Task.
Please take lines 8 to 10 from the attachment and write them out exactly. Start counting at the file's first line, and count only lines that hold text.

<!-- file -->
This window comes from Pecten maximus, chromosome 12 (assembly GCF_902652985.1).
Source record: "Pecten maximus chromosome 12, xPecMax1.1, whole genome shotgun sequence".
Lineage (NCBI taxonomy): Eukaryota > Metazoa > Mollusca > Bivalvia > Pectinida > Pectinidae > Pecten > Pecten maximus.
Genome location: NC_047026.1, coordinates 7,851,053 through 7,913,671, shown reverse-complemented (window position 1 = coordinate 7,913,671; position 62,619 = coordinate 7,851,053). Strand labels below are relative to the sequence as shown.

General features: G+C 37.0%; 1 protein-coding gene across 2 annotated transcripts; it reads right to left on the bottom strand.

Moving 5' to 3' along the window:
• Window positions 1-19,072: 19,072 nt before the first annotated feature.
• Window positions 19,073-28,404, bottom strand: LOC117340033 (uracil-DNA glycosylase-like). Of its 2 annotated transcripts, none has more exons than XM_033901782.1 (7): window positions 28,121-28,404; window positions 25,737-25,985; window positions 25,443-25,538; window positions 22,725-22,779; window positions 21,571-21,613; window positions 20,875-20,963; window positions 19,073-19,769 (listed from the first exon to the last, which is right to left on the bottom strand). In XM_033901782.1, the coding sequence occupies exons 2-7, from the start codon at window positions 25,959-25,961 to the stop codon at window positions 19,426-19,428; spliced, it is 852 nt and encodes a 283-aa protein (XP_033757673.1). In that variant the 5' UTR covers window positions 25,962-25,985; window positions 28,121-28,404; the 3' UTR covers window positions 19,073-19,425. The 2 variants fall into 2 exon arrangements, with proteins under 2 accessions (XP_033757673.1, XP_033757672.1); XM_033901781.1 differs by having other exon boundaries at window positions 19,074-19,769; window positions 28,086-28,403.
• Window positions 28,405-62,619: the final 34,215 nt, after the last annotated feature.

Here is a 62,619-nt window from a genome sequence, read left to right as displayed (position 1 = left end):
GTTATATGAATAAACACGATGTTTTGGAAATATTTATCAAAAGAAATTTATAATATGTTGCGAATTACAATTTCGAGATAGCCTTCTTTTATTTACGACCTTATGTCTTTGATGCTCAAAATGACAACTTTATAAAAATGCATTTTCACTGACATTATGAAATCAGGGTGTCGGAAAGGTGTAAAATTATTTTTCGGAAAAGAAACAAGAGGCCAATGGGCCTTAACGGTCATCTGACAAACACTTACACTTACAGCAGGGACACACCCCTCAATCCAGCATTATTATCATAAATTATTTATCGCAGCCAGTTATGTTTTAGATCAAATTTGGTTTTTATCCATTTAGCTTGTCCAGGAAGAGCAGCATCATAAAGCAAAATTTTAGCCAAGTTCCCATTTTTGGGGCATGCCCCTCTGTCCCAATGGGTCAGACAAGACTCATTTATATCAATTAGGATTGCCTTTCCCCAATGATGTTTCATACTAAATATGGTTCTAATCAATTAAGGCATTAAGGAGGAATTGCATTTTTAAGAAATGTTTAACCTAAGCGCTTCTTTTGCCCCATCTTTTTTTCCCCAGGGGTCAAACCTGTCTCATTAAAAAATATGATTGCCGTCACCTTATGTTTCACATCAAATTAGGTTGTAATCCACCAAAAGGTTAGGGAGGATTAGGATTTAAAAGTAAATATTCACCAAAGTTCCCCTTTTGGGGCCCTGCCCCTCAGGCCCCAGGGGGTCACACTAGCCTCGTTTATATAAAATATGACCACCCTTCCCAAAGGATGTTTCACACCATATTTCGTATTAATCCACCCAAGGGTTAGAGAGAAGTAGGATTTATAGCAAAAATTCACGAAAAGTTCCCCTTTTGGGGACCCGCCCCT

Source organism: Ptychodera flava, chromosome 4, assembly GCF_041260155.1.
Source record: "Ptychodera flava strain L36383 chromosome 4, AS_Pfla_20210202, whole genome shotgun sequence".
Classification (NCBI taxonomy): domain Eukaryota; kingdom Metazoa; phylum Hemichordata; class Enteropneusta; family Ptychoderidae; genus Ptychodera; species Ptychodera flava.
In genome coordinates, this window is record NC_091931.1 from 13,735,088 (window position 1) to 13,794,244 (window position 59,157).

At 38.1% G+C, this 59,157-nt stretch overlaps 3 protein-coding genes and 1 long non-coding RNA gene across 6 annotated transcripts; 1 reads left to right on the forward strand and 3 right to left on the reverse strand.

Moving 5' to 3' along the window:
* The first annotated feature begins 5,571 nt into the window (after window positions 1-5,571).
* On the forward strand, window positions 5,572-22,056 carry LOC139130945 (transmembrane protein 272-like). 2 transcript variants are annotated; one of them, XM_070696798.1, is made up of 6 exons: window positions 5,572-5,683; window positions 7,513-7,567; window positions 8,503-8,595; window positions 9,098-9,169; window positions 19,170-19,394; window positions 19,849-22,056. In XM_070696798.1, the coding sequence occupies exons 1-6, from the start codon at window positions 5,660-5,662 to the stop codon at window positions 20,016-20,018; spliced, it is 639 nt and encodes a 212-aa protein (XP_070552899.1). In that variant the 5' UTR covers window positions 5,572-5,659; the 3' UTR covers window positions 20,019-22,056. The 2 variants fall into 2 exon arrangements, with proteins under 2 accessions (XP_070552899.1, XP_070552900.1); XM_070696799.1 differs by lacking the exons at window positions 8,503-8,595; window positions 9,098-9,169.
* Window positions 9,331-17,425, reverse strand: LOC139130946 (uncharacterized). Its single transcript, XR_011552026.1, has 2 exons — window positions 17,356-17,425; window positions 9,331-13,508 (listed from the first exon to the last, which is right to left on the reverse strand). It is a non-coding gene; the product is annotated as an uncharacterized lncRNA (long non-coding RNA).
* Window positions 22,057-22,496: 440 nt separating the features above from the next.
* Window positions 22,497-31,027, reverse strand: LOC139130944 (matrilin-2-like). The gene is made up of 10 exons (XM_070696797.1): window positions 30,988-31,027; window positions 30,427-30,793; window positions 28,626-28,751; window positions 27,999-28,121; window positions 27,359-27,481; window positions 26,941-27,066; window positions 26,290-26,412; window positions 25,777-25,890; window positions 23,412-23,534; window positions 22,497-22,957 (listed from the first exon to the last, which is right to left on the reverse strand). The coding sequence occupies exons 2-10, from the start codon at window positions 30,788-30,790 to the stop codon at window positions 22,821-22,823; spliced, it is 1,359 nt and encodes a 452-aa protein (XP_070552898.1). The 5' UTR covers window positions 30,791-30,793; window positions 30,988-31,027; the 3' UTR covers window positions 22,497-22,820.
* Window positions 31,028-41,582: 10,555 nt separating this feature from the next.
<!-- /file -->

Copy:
• Window positions 19,073-28,404, bottom strand: LOC117340033 (uracil-DNA glycosylase-like). Of its 2 annotated transcripts, none has more exons than XM_033901782.1 (7): window positions 28,121-28,404; window positions 25,737-25,985; window positions 25,443-25,538; window positions 22,725-22,779; window positions 21,571-21,613; window positions 20,875-20,963; window positions 19,073-19,769 (listed from the first exon to the last, which is right to left on the bottom strand). In XM_033901782.1, the coding sequence occupies exons 2-7, from the start codon at window positions 25,959-25,961 to the stop codon at window positions 19,426-19,428; spliced, it is 852 nt and encodes a 283-aa protein (XP_033757673.1). In that variant the 5' UTR covers window positions 25,962-25,985; window positions 28,121-28,404; the 3' UTR covers window positions 19,073-19,425. The 2 variants fall into 2 exon arrangements, with proteins under 2 accessions (XP_033757673.1, XP_033757672.1); XM_033901781.1 differs by having other exon boundaries at window positions 19,074-19,769; window positions 28,086-28,403.
• Window positions 28,405-62,619: the final 34,215 nt, after the last annotated feature.

Here is a 62,619-nt window from a genome sequence, read left to right as displayed (position 1 = left end):